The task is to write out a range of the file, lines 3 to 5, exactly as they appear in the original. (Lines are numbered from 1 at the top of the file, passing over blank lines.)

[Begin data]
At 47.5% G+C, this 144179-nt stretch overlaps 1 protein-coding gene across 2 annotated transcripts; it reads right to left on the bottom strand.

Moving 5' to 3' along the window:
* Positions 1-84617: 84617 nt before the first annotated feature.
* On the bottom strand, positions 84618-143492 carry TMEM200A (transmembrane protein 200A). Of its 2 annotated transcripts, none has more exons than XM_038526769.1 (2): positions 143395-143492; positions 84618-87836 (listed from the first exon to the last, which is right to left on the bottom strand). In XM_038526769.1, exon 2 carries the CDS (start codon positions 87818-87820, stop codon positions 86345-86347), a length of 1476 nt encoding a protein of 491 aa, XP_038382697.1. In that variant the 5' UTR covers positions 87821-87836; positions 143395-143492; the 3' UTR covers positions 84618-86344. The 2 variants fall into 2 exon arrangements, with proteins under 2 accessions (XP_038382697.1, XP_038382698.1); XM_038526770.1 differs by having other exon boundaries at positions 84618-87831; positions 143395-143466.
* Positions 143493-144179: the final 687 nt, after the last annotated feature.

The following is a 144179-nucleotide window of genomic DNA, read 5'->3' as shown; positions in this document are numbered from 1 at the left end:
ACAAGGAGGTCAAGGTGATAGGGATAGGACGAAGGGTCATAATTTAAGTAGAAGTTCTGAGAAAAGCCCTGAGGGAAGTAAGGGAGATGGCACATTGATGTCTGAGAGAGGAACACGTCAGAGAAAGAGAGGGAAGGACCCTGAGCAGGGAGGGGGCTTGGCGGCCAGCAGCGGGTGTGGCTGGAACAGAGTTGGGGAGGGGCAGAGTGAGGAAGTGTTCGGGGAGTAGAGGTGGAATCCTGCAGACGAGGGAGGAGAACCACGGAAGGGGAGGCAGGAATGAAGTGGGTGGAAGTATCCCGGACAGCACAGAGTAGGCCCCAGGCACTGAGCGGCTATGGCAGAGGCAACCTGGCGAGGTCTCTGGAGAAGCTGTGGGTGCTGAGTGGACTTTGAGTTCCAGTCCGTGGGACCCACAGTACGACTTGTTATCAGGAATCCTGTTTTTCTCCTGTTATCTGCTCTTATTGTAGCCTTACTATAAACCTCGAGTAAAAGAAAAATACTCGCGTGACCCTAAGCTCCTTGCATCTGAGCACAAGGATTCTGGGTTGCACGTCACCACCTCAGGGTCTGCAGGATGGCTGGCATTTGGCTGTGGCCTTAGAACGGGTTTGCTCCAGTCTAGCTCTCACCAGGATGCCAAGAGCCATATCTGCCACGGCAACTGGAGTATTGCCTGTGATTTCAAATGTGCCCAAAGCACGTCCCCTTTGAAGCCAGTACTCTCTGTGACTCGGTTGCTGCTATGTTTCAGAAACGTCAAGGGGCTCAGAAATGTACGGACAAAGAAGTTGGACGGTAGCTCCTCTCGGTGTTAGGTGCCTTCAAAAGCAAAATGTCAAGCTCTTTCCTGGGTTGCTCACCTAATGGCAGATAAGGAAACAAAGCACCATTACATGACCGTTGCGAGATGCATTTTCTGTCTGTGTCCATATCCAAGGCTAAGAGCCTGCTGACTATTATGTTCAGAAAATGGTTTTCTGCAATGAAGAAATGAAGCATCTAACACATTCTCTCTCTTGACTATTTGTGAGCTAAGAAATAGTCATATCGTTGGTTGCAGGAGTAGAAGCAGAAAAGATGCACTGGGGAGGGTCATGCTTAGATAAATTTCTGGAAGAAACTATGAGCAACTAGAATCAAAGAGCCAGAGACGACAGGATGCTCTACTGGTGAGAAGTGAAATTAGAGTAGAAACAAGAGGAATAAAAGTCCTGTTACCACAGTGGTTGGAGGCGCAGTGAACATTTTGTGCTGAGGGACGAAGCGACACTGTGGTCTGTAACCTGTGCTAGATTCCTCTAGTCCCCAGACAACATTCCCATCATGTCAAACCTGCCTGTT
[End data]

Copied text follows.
* Positions 1-84617: 84617 nt before the first annotated feature.
* On the bottom strand, positions 84618-143492 carry TMEM200A (transmembrane protein 200A). Of its 2 annotated transcripts, none has more exons than XM_038526769.1 (2): positions 143395-143492; positions 84618-87836 (listed from the first exon to the last, which is right to left on the bottom strand). In XM_038526769.1, exon 2 carries the CDS (start codon positions 87818-87820, stop codon positions 86345-86347), a length of 1476 nt encoding a protein of 491 aa, XP_038382697.1. In that variant the 5' UTR covers positions 87821-87836; positions 143395-143492; the 3' UTR covers positions 84618-86344. The 2 variants fall into 2 exon arrangements, with proteins under 2 accessions (XP_038382697.1, XP_038382698.1); XM_038526770.1 differs by having other exon boundaries at positions 84618-87831; positions 143395-143466.
* Positions 143493-144179: the final 687 nt, after the last annotated feature.